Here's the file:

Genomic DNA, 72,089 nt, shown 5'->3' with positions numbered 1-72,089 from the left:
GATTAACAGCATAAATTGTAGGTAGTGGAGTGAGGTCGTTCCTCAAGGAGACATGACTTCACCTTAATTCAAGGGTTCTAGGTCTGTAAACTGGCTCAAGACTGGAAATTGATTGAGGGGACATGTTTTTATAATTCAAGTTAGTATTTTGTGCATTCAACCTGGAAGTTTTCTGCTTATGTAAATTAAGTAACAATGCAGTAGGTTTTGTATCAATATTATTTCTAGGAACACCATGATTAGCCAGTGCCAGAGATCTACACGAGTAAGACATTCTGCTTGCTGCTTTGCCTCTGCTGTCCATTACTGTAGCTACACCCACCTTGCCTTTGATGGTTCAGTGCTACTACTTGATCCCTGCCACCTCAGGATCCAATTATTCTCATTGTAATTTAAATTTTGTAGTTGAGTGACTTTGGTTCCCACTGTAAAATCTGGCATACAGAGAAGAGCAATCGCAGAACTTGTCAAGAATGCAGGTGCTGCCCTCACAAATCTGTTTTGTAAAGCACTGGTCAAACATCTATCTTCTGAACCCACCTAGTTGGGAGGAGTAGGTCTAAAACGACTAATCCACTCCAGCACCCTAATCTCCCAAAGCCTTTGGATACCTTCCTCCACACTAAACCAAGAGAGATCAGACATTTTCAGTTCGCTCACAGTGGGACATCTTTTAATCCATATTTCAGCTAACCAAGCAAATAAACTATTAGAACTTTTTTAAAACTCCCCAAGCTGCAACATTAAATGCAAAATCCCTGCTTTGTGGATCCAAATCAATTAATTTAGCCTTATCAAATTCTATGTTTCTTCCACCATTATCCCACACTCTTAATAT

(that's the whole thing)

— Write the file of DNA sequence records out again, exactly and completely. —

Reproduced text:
Genomic DNA, 72,089 nt, shown 5'->3' with positions numbered 1-72,089 from the left:
GATTAACAGCATAAATTGTAGGTAGTGGAGTGAGGTCGTTCCTCAAGGAGACATGACTTCACCTTAATTCAAGGGTTCTAGGTCTGTAAACTGGCTCAAGACTGGAAATTGATTGAGGGGACATGTTTTTATAATTCAAGTTAGTATTTTGTGCATTCAACCTGGAAGTTTTCTGCTTATGTAAATTAAGTAACAATGCAGTAGGTTTTGTATCAATATTATTTCTAGGAACACCATGATTAGCCAGTGCCAGAGATCTACACGAGTAAGACATTCTGCTTGCTGCTTTGCCTCTGCTGTCCATTACTGTAGCTACACCCACCTTGCCTTTGATGGTTCAGTGCTACTACTTGATCCCTGCCACCTCAGGATCCAATTATTCTCATTGTAATTTAAATTTTGTAGTTGAGTGACTTTGGTTCCCACTGTAAAATCTGGCATACAGAGAAGAGCAATCGCAGAACTTGTCAAGAATGCAGGTGCTGCCCTCACAAATCTGTTTTGTAAAGCACTGGTCAAACATCTATCTTCTGAACCCACCTAGTTGGGAGGAGTAGGTCTAAAACGACTAATCCACTCCAGCACCCTAATCTCCCAAAGCCTTTGGATACCTTCCTCCACACTAAACCAAGAGAGATCAGACATTTTCAGTTCGCTCACAGTGGGACATCTTTTAATCCATATTTCAGCTAACCAAGCAAATAAACTATTAGAACTTTTTTAAAACTCCCCAAGCTGCAACATTAAATGCAAAATCCCTGCTTTGTGGATCCAAATCAATTAATTTAGCCTTATCAAATTCTATGTTTCTTCCACCATTATCCCACACTCTTAATAT